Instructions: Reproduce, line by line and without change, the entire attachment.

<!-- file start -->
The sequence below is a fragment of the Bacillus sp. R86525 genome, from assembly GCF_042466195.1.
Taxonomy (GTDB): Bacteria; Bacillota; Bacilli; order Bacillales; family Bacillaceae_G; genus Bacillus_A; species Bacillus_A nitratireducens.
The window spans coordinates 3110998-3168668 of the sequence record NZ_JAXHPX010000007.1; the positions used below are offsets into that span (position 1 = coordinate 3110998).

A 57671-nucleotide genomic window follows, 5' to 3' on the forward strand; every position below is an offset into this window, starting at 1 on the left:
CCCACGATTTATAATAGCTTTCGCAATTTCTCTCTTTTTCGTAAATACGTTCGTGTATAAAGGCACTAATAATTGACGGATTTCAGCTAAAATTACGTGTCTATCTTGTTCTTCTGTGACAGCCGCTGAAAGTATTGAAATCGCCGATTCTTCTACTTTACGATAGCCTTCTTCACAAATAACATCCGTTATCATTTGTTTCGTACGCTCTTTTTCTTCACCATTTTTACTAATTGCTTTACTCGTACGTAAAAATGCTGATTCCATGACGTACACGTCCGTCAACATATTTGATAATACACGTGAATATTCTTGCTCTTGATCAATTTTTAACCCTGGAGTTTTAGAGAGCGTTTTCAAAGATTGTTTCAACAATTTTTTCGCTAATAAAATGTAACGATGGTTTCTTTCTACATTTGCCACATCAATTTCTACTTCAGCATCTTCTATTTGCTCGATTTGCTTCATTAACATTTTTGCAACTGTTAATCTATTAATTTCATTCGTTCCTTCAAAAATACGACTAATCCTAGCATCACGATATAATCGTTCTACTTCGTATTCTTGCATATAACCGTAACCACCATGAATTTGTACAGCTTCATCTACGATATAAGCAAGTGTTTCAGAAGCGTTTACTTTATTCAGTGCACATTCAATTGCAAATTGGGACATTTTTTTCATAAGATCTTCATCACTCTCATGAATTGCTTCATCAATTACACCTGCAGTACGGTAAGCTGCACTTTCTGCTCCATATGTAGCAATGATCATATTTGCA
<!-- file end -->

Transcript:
The sequence below is a fragment of the Bacillus sp. R86525 genome, from assembly GCF_042466195.1.
Taxonomy (GTDB): Bacteria; Bacillota; Bacilli; order Bacillales; family Bacillaceae_G; genus Bacillus_A; species Bacillus_A nitratireducens.
The window spans coordinates 3110998-3168668 of the sequence record NZ_JAXHPX010000007.1; the positions used below are offsets into that span (position 1 = coordinate 3110998).

A 57671-nucleotide genomic window follows, 5' to 3' on the forward strand; every position below is an offset into this window, starting at 1 on the left:
CCCACGATTTATAATAGCTTTCGCAATTTCTCTCTTTTTCGTAAATACGTTCGTGTATAAAGGCACTAATAATTGACGGATTTCAGCTAAAATTACGTGTCTATCTTGTTCTTCTGTGACAGCCGCTGAAAGTATTGAAATCGCCGATTCTTCTACTTTACGATAGCCTTCTTCACAAATAACATCCGTTATCATTTGTTTCGTACGCTCTTTTTCTTCACCATTTTTACTAATTGCTTTACTCGTACGTAAAAATGCTGATTCCATGACGTACACGTCCGTCAACATATTTGATAATACACGTGAATATTCTTGCTCTTGATCAATTTTTAACCCTGGAGTTTTAGAGAGCGTTTTCAAAGATTGTTTCAACAATTTTTTCGCTAATAAAATGTAACGATGGTTTCTTTCTACATTTGCCACATCAATTTCTACTTCAGCATCTTCTATTTGCTCGATTTGCTTCATTAACATTTTTGCAACTGTTAATCTATTAATTTCATTCGTTCCTTCAAAAATACGACTAATCCTAGCATCACGATATAATCGTTCTACTTCGTATTCTTGCATATAACCGTAACCACCATGAATTTGTACAGCTTCATCTACGATATAAGCAAGTGTTTCAGAAGCGTTTACTTTATTCAGTGCACATTCAATTGCAAATTGGGACATTTTTTTCATAAGATCTTCATCACTCTCATGAATTGCTTCATCAATTACACCTGCAGTACGGTAAGCTGCACTTTCTGCTCCATATGTAGCAATGATCATATTTGCA